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That's the question we'll have to face before self-driving cars hit critical mass.

Science takes a look at how people feel about autonomous cars making decisions about what to do in an accident.

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Thanks to a 1971 law, New York is the only state in the country that requires drivers to keep at least one hand on the steering wheel while driving.

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The car maker's R&D arm is close to signing a deal for not only Boston Dynamics, but also Google's Japanese robotics company, Schaft.

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The new Toyota Prius goes farther on a gallon of gas than any vehicle Consumer Reports has ever tested.

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The machines will speed up intel gathering on researchers' crops.

The latest idea is to send drones up to scout out the best location to plant sorghum for biofuel production.

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Patterns show that the move to cleaner energy would be quick if there was a concerted effort.

The common wisdom that moving away from dirty fossil fuels will take ages is flat-out wrong, says professor Benjamin Sovacool.

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Stanford university's uBots have pulled off a feat that makes ants look like slackers.

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The students performing research with Stanford University's Audi TTS test rig "Shelley" (not to be confused with Audi's own self-driving race cars) are getting a kick out of the numbers generated by the machine.

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UCLA scientists inject silicon carbide nanoparticles into a magnesium zinc alloy. The result is a metal with 'record breaking' strength and stiffness-to-weight.

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Elon Musk joins with others in the tech community to donate $1B to create an open source AI project.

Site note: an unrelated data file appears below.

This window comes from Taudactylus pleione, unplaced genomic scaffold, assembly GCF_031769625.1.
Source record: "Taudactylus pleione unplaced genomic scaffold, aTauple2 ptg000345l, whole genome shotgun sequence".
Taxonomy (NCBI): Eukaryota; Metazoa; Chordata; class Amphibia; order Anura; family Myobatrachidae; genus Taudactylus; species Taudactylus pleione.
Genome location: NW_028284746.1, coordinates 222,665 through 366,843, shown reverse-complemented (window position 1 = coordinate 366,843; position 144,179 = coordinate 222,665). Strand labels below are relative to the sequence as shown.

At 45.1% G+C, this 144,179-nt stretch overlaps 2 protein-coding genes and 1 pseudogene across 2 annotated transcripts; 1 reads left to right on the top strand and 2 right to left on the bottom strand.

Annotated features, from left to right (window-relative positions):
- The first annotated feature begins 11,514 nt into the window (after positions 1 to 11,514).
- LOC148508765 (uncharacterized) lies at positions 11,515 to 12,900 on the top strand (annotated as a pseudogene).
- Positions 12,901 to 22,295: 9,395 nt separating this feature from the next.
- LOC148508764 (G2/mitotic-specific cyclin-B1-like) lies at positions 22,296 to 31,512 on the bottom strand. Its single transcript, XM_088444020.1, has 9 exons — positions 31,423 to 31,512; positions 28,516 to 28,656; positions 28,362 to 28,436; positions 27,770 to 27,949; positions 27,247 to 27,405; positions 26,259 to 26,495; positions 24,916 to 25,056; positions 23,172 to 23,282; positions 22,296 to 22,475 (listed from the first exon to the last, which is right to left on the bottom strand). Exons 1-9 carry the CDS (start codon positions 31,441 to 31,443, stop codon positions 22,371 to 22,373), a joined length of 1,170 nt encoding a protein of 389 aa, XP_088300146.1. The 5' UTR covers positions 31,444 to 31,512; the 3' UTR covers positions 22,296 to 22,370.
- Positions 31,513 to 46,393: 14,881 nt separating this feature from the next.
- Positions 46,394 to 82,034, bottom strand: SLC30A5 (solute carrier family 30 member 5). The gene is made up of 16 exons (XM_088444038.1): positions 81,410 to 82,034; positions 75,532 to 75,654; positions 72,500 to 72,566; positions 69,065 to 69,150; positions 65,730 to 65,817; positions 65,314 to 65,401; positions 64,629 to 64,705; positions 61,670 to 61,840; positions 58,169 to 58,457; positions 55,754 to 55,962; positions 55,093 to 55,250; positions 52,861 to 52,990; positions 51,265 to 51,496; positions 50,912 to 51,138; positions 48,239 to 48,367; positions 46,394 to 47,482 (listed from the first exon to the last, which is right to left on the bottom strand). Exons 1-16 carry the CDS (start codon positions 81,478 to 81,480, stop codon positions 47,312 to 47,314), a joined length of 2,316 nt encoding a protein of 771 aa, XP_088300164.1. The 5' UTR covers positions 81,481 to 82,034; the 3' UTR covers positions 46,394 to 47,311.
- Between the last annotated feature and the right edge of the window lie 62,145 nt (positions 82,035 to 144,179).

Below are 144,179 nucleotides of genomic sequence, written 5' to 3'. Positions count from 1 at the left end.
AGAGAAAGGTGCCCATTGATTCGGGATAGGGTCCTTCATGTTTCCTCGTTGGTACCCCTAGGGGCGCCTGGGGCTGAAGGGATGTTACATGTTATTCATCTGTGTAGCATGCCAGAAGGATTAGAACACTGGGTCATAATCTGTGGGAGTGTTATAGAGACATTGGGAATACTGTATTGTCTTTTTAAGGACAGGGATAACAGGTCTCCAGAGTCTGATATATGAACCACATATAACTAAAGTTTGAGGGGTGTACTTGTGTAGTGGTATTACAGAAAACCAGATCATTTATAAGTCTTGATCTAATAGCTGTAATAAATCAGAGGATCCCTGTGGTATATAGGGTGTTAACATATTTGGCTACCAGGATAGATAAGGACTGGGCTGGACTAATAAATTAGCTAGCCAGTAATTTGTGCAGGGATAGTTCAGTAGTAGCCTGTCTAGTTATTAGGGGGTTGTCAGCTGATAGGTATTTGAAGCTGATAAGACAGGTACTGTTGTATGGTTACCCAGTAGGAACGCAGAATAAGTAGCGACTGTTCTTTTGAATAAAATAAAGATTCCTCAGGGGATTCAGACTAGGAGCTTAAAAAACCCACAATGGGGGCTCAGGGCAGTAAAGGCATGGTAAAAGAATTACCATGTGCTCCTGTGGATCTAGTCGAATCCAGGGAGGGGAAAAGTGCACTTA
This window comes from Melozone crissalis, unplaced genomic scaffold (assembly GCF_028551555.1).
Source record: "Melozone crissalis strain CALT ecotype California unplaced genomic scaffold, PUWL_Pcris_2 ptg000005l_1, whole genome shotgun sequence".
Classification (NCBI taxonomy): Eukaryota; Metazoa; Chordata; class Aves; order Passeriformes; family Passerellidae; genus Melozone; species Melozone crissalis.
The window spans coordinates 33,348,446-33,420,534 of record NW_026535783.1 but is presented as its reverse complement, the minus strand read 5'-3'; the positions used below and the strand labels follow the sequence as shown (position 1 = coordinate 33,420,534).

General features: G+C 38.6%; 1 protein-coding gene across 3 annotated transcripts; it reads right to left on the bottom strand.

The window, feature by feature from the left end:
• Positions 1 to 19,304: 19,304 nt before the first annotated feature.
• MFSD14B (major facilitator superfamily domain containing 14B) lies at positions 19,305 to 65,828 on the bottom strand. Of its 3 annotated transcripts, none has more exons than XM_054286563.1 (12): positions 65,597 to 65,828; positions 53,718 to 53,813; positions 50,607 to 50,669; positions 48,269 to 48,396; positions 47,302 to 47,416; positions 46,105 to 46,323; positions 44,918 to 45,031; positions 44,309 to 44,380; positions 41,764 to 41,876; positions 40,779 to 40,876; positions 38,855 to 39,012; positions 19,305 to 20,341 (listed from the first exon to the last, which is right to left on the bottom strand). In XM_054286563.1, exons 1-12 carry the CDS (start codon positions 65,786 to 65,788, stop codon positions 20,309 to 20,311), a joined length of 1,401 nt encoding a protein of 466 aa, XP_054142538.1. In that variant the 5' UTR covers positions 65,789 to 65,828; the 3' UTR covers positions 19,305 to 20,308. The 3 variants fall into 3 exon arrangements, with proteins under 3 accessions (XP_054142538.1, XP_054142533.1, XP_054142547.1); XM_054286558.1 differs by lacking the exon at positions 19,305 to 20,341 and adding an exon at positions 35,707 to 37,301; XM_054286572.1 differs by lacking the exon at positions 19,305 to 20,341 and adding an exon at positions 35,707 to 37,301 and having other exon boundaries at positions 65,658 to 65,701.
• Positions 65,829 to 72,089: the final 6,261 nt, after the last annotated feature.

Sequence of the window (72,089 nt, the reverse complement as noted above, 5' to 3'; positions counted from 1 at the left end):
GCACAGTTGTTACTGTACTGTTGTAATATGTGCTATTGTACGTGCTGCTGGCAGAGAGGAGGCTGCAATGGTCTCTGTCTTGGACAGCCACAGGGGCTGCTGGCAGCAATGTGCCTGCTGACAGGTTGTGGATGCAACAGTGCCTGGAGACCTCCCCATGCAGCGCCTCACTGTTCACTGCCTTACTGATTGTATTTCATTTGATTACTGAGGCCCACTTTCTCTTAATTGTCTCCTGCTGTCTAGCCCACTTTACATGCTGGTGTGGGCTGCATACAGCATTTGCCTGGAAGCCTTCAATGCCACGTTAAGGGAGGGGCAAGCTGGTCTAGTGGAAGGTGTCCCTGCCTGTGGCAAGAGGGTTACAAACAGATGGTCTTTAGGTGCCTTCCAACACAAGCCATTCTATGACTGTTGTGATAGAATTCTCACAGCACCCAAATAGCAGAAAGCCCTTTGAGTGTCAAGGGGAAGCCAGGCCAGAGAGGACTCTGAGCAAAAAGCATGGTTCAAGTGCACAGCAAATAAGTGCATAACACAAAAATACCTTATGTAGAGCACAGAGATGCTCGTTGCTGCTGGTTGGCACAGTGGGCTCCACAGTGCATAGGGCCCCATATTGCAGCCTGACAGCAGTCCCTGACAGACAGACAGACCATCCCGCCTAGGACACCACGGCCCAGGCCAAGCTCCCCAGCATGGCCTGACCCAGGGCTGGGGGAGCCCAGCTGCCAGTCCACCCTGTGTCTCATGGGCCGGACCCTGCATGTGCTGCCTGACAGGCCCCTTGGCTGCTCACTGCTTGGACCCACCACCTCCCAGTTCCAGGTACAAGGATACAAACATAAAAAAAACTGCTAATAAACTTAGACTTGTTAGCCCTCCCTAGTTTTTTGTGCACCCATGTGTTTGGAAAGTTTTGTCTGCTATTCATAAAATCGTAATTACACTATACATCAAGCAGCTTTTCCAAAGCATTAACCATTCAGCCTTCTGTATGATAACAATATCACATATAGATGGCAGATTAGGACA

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The Total Is Far Less Than The Sum Of Its Parts

A British researcher used survey data to identify the most pleasing car parts. And then he compiled them into a heinous composite image.

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Scientists at the University of Rochester develop a process for making metal so hydrophobic that water is forcefully repelled from its surface. Since the microscopic and nanoscale pattern in the metal is etched into the surface, it won't degrade like chemical coatings.

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Every corner of human endeavor has its researchers, and that includes activities that we might think are just supposed to be fun for kids, like pinewood derbies. In case you don't know, a pinewood derby where kids build a car out of a block of wood, add some nails for axles and plastic wheels and then race them head-to-head on a length of track with an elevated starting line. It's all about kids having fun with gravity and little chunks of timber.

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Proving that there is still something to be learned on television these days, National Geographic Channel recently introduced a new series called Duck Quacks Don't Echo. On the first episode of this science/comedy show, host Michael Ian Black proposes the idea that a truck can be supported with a ceramic coffee mug under each wheel – yes, he says that the entire weight of a truck can be balanced on just four coffee mugs.

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For out there who's freaked out that the electromagnetic waves from a hybrid or plug-in vehicle will throw off pacemakers and cause heart attacks, go ahead and breathe easy: that ain't gonna happen.

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Our sister site keeps up with the plainly-visible automated machines that are precursors to The Robot Apocalypse. But what about the microscopic machines that the T900s will be working with? At right in the picture above is a Top Fuel dragster. To the left is a nanodragster; the red guys in the foreground are the front wheels, and the chassis runs to the rear axle and wheels.

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Dung Beetles and your driving will soon have something in common – Click above to watch video

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Parallel parking isn't difficult, but we have generally found ways to make it so. Between cars that almost kinda park for you to those with video game displays that turn parking into a Microsoft Flight Simulator landing attempt to the automated cars that park themselves (a frickin' robot! To park!), getting a car into a space couldn't be more complex.

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While the automobile's total impact on the environment remains up for discussion, it's apparently pretty clear that cars and frogs don't really mix. Well, not if you're a male frog trying to get your croak on, at least. Scientists in Melbourne have found that due to traffic and machinery, a male frog's call can't be heard at great distances by female frogs. That's cutting down on the amount of frog sex to be had, and that, in turn, is cutting down on the number of frogs.

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